There is a huge amount of free content online around personal value setting to guide better decision making, which is time well spent.    You may be surprised that it throws up, and will assist you in working with businesses, colleagues, and projects that bring you joy.

In conclusion, fintech, in my experience and opinion is a very welcoming and fast-moving industry.  I am delighted to meet so many talented and motivated women.  One of my favourite quotes, is from the indomitable Charlotte Whitton, who in 1951 was elected the first female mayor of a major city in Canada:  “Whatever women do, they must do twice as well as men to be thought half as good”.

I am upset to sometimes to see this quote without the latter section: “luckily this is not difficult”.  We have more opportunity that the generations before us, and now is the time to make it count!

Katharine WoollerAbout the author:

Katharine Wooller is managing director, UK and Eire, Dacxi – a digital crypto fintech platform specialising in bringing cryptocurrency to the ‘crowd’.


If you are a job seeker or someone looking to boost their career, then WeAreTechWomen has thousands of free career-related articles. From interview tips, CV advice to training and working from home, you can find all our career advice articles here.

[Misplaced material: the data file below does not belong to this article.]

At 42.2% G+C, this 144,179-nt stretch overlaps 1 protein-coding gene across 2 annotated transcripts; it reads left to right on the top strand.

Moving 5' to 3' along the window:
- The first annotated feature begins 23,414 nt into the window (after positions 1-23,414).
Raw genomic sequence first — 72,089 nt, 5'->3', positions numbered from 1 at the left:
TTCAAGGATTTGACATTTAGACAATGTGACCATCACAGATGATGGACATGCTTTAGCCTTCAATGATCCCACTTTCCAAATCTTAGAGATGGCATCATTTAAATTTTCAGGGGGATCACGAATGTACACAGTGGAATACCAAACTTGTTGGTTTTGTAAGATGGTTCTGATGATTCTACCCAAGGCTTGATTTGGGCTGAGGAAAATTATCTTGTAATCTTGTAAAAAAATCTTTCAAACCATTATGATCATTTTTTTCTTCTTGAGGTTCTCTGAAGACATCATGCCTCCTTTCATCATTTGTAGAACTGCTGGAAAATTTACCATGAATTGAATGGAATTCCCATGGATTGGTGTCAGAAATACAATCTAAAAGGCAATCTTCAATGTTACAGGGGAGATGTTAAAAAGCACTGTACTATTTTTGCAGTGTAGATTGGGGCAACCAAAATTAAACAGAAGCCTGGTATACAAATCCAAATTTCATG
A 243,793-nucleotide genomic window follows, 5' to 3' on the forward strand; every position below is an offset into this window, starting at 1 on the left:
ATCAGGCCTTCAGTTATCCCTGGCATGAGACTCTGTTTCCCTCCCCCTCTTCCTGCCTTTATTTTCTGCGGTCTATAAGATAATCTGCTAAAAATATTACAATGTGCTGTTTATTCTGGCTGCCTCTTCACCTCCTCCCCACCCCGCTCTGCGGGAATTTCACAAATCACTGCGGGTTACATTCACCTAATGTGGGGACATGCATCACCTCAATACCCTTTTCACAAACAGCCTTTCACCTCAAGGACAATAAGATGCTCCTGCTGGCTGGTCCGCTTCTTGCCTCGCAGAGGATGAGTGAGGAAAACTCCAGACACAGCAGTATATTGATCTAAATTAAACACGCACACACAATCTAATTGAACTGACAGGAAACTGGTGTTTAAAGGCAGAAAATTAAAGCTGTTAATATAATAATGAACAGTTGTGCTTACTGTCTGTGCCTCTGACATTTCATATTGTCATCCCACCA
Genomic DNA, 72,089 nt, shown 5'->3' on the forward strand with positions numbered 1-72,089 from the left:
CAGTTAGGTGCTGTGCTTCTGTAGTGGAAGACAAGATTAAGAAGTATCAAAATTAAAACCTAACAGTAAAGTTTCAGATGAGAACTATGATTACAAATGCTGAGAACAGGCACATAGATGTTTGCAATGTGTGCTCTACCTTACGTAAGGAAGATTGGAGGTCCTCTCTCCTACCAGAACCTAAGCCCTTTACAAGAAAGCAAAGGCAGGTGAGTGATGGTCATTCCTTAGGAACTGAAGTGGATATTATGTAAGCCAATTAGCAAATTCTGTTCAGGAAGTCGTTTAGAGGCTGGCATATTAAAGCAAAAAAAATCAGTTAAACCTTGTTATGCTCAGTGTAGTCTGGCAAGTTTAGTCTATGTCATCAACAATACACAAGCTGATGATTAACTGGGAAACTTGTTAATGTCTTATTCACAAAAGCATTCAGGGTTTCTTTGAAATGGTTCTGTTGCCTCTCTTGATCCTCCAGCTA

open plan office, people working an office

Reintegrating the team effectively after lockdown

open plan office, people working an office, returning to work after lockdown

With so many people hankering to get back to working face-to-face now that lockdown is being eased, there is one group who are less enthusiastic: Introverts.

With up to 47 per cent of people in the UK identifying as introverts, they are present in every walk of life and often drawn to work in tech as it can allow them to play to their strengths.

Some of the many myths and misconceptions about introverts are that they are shy, arrogant, boring, tongue-tied and lonely with no friends or social life.  The reality is that introverts may be quiet because that’s what they need to recharge their mental batteries. Carl Jung, the Swiss psychologist, explained that the difference between introverts and extraverts is what drains and charges their mental batteries. Extraverts rely on interaction, active experiences and change to be energised, the very things that can drain an introvert. Their communication processes are different too in that introverts have the more considered and slower paced ‘think-say-think’ approach whilst extraverts tend to have a stream of consciousness, or ‘say-think-say’.  Unless people are aware of these differences, it can lead to people assuming that the introvert has nothing to say for themselves, no opinion, no contribution.  What’s more likely is that there hasn’t been enough thinking time or space in the conversation for an introvert to get to the ‘say’ part of their process. Consciously make the space, in a positive way, and you’ll often find that the quietest voice makes the most profound contribution.